10. Momtrolfreak, I totally hear what you’re screaming. I’m lucky though. I love my job, my boss is amazing and I work flex hours. It’s a great situation. Which makes this decision more complicated. I mean, why mess with perfection?

    Erica, thanks so much!

    dm, I thank you for your boldness. you’re probably right. Maybe I should just keep things as they are. Kids are only this age once. But on the other hand, it’s a lot of pressure to enjoy every single moment, you know? Still thinking…

  11. As a mom who’s about to re-enter the (outside of home) workforce in a p/t capacity, let me say this. For ME, working will make me a BETTER mom. I tend to take too much for granted when I spend so much time with my kids. Being away from them 20 hours per week will make me appreciate THEM more, ME more, and being home more. I might not be here for every meal, playdate, and tussy-wipe ;), but I will appreciate those things all the more when I am present.

    And the kids will appreciate my presence more too. And they’ll likely get more presents with the meeeeellions of dollars I’m going to bring home.

  12. You are not alone!
    I am so glad I read your post. My kids are 3 and 2, and I have fluctuated between working part time and not working (sometimes not by choice) and freaking out. I think you have to first of all forgive yourself your flaws – we all have ’em. And you have to be happy because if you are happy your kids will be happy. And believe me, vice versa. And let’s not even talk about the effect of an unhappy and unsatisfied wife on the marriage….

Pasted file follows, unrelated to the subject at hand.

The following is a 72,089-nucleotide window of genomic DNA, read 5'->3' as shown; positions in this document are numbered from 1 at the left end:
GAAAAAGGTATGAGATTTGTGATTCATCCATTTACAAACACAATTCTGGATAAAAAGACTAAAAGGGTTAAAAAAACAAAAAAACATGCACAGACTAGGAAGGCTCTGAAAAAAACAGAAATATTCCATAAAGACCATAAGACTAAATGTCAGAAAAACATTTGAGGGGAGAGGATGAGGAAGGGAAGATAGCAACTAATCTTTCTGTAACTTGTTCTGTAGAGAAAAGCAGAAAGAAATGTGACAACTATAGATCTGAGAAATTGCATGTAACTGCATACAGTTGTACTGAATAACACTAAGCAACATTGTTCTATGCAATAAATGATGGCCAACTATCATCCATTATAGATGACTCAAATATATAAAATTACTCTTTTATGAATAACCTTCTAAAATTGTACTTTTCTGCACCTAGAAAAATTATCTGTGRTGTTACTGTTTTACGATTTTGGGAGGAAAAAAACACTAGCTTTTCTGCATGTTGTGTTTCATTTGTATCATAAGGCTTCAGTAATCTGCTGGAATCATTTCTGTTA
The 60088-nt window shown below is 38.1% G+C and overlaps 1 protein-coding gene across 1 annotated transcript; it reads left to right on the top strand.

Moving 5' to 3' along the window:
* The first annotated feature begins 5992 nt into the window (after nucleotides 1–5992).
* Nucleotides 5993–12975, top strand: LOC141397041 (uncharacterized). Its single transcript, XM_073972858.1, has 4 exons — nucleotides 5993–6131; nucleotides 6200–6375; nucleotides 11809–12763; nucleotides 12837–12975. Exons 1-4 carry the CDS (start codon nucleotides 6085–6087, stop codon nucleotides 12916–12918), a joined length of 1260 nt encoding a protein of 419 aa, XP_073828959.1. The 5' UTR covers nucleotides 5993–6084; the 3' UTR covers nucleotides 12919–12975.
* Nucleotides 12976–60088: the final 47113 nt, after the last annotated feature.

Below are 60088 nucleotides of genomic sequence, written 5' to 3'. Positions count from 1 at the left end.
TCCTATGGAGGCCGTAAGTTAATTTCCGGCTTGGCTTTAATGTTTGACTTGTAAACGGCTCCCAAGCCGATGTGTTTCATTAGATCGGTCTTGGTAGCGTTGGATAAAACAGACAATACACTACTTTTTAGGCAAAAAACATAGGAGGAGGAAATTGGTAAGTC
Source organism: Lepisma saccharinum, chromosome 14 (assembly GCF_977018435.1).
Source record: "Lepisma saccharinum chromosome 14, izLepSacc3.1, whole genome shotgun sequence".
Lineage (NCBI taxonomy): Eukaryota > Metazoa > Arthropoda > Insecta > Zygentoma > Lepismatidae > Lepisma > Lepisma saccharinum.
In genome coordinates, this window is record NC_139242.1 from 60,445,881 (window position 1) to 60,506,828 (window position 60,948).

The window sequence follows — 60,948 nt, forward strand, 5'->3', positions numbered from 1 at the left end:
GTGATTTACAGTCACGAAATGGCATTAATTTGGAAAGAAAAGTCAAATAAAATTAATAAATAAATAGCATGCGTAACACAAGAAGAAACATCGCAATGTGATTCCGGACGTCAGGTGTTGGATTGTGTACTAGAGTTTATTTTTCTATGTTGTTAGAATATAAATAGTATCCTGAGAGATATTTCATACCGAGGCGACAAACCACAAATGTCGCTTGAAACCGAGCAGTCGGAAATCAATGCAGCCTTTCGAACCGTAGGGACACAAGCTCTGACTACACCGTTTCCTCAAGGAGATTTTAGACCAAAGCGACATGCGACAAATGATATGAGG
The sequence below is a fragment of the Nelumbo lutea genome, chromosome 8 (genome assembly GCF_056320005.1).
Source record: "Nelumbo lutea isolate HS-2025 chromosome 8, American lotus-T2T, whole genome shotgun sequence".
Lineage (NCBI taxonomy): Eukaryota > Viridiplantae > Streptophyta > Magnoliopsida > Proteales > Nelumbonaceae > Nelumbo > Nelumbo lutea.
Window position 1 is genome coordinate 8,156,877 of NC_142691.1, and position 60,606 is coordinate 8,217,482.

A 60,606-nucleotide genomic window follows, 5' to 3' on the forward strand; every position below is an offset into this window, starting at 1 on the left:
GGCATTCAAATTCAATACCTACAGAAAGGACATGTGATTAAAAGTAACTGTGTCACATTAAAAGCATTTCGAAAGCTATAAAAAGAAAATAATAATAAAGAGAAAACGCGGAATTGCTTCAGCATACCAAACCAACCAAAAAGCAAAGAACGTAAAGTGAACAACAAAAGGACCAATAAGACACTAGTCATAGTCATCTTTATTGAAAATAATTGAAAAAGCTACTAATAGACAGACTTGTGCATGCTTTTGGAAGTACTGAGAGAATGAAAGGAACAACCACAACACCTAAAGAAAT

You cannot ignore who you are and what you need because you had kids. Yes, you have to be less selfish (believe me, I struggle with it every day) but if you can carve out time for YOU and your kids,everyone is better off.
    Only YOU know what you need and what you can do, and YOU have to be honest with yourself…
    And finally, blogging helps! You are not alone.

  13. Kami- as always I enjoyed it! Good luck it’s a bitch of a decision but once you make it you will be good! It’s hard, but it’s rewarding too! Plus we have to freaking pay for the kids so there’s that too..

Leave a Reply

Your email address will not be published.

Subscribe to our Newsletter

Weekly Tips for Empowered Living and Erica Diamond’s FREE Self-Care Resource Guide right to your inbox!